How Can We Fix Presidential Debates? Ditch The Stopwatch And The Live Audience

“I can’t believe a reality show presence is the new normal for what we want as the leader of the free world.”

By Rhonda FanningJuly 9, 2019 12:33 pm

The first Democratic presidential debates last month each drew 15 million to 18 million viewers. That’s nothing to sneeze at, but it’s nowhere near the 24 million who tuned into the first GOP debate back in August of 2015. But are ratings important? And what did those who did watch last week get out of the experience? 

Angela Evans is dean of the LBJ School of Public Affairs at the University of Texas at Austin. She wrote an opinion piece for The Hill called “Presidential Debates Should Inform, Not Entertain, the Voters.” Evans compares the Democratic debates to a game show, from the way candidates were placed onstage to the presence of an energetic audience.

“It wasn’t a situation where I felt people had an opportunity to see very serious candidates,” Evans says.

But more troubling to Evans was the lack of substantive questions and the limited amount of time each candidate had to answer. She says viewers weren’t able to judge how candidates would handle important issues, should they win the presidency.

She says time limits and the number of candidates took focus away from the questions being answered.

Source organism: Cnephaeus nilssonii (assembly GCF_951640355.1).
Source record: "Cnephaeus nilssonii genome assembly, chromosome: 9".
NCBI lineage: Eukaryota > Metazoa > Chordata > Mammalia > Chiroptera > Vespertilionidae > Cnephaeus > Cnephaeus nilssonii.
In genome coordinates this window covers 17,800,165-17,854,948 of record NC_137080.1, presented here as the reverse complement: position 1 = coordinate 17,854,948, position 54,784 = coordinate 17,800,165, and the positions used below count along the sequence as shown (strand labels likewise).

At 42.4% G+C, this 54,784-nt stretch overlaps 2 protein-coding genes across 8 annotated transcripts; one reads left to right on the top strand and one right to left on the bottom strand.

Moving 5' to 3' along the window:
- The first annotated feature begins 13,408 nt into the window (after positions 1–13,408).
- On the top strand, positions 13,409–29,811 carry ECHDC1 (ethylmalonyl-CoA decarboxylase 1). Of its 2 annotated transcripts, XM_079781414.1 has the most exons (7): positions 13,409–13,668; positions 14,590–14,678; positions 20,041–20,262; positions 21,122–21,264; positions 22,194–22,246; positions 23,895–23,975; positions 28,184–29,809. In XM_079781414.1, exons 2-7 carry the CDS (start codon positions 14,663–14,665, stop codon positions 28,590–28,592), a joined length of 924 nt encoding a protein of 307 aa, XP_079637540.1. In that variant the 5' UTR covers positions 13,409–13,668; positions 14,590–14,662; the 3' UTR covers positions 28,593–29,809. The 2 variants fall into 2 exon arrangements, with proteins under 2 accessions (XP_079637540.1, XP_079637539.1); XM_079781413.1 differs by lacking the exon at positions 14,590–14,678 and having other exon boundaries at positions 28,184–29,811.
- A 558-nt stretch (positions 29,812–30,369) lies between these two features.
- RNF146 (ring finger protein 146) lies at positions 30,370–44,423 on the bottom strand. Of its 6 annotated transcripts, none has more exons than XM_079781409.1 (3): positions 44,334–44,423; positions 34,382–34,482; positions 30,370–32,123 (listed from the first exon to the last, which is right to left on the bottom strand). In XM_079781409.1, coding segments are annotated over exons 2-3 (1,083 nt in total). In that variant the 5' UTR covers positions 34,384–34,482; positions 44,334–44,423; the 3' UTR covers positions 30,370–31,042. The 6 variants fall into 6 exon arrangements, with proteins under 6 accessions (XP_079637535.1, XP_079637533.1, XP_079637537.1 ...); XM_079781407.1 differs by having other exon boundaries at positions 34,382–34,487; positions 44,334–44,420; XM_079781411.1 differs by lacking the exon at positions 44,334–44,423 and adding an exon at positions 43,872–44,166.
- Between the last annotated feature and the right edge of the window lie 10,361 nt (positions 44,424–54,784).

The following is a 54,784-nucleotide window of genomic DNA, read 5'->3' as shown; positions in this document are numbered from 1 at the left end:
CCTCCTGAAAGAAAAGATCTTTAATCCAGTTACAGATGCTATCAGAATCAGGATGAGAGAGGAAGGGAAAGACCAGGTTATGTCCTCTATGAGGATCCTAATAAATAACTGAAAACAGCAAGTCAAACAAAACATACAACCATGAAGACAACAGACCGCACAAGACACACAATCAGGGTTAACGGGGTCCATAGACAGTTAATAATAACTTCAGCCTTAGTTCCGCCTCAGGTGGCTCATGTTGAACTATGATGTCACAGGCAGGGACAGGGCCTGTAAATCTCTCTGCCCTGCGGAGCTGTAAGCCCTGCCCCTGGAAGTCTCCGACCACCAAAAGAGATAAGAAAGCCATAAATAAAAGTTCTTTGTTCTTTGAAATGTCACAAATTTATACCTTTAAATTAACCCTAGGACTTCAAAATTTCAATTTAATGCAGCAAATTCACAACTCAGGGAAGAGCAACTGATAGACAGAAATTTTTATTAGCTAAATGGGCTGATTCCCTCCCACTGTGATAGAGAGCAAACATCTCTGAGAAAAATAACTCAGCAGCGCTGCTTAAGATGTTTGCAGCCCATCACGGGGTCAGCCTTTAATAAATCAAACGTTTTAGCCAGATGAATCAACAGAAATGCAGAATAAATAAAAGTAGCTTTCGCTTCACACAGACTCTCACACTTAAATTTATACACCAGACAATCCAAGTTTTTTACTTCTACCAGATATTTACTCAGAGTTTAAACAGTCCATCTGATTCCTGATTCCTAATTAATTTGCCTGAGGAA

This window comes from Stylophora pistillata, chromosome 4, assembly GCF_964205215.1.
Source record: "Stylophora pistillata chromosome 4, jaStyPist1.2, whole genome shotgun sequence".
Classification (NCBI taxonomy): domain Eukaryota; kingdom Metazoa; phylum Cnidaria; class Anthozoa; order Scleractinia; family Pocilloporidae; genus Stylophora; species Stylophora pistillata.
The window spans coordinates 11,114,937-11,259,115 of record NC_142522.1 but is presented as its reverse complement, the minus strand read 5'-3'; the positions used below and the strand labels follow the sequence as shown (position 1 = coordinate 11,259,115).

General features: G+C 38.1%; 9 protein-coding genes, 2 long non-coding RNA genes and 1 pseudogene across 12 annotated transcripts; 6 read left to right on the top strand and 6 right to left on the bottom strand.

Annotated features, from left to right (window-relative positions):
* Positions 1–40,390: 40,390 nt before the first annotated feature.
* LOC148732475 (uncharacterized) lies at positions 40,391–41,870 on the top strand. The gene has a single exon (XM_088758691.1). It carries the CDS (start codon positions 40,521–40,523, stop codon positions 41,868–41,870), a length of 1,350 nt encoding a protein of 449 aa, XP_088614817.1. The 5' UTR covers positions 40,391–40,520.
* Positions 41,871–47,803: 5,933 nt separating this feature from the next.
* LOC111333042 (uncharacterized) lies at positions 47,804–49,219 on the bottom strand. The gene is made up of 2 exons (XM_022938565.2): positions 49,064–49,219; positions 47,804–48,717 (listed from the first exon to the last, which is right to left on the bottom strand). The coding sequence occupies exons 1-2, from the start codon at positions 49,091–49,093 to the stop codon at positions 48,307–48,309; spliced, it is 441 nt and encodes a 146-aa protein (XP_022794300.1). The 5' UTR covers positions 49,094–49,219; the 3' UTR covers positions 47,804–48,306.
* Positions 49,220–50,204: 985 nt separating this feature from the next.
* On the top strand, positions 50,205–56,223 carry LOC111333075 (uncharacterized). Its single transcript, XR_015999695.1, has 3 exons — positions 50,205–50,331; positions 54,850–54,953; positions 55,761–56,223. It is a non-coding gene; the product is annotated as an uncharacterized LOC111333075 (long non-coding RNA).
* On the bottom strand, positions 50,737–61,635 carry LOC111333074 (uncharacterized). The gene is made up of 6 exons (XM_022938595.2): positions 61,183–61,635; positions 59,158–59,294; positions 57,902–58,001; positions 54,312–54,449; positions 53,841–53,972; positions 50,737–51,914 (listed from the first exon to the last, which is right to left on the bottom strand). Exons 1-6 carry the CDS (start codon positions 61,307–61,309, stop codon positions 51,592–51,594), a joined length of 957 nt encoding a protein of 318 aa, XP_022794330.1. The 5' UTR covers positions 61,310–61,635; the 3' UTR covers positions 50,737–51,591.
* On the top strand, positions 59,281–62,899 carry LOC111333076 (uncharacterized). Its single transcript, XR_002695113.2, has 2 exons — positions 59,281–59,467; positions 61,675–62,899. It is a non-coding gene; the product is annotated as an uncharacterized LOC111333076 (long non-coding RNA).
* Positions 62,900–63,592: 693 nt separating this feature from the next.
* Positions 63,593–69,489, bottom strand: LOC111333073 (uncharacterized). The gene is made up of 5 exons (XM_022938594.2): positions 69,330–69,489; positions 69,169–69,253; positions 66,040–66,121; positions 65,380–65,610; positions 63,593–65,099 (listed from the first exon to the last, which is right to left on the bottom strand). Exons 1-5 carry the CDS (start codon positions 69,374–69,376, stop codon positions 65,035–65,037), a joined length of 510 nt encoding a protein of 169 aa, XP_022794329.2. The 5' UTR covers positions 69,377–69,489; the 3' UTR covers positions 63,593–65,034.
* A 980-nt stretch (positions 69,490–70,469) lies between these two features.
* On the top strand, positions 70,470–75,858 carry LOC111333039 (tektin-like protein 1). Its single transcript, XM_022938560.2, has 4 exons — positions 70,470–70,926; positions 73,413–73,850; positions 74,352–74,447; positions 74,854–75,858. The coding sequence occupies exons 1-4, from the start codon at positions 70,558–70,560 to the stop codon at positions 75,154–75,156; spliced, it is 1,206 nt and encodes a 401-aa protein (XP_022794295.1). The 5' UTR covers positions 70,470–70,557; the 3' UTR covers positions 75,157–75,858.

“There was this energy onstage of not just listening to what a candidate said, but already deciding what that other person was going to say,” Evans says.

Evans says there are ways the debates could have been more effective, even with the large number of candidates. For one thing, she says they shouldn’t have a live audience. A roundtable discussion format, with five candidates in each group, could have been more effective. In that format, candidates could have been asked “how” they would do something, rather than “what” they would do while in office. 

But a more performative debate style contributed to President Donald Trump’s success during the 2016 presidential race; Trump was a reality TV star before he ran. Evans says debate viewers would benefit from something different.

“I can’t believe a reality show presence is the new normal for what we want as the leader of the free world,” Evans says. 


Written by Shelly Brisbin.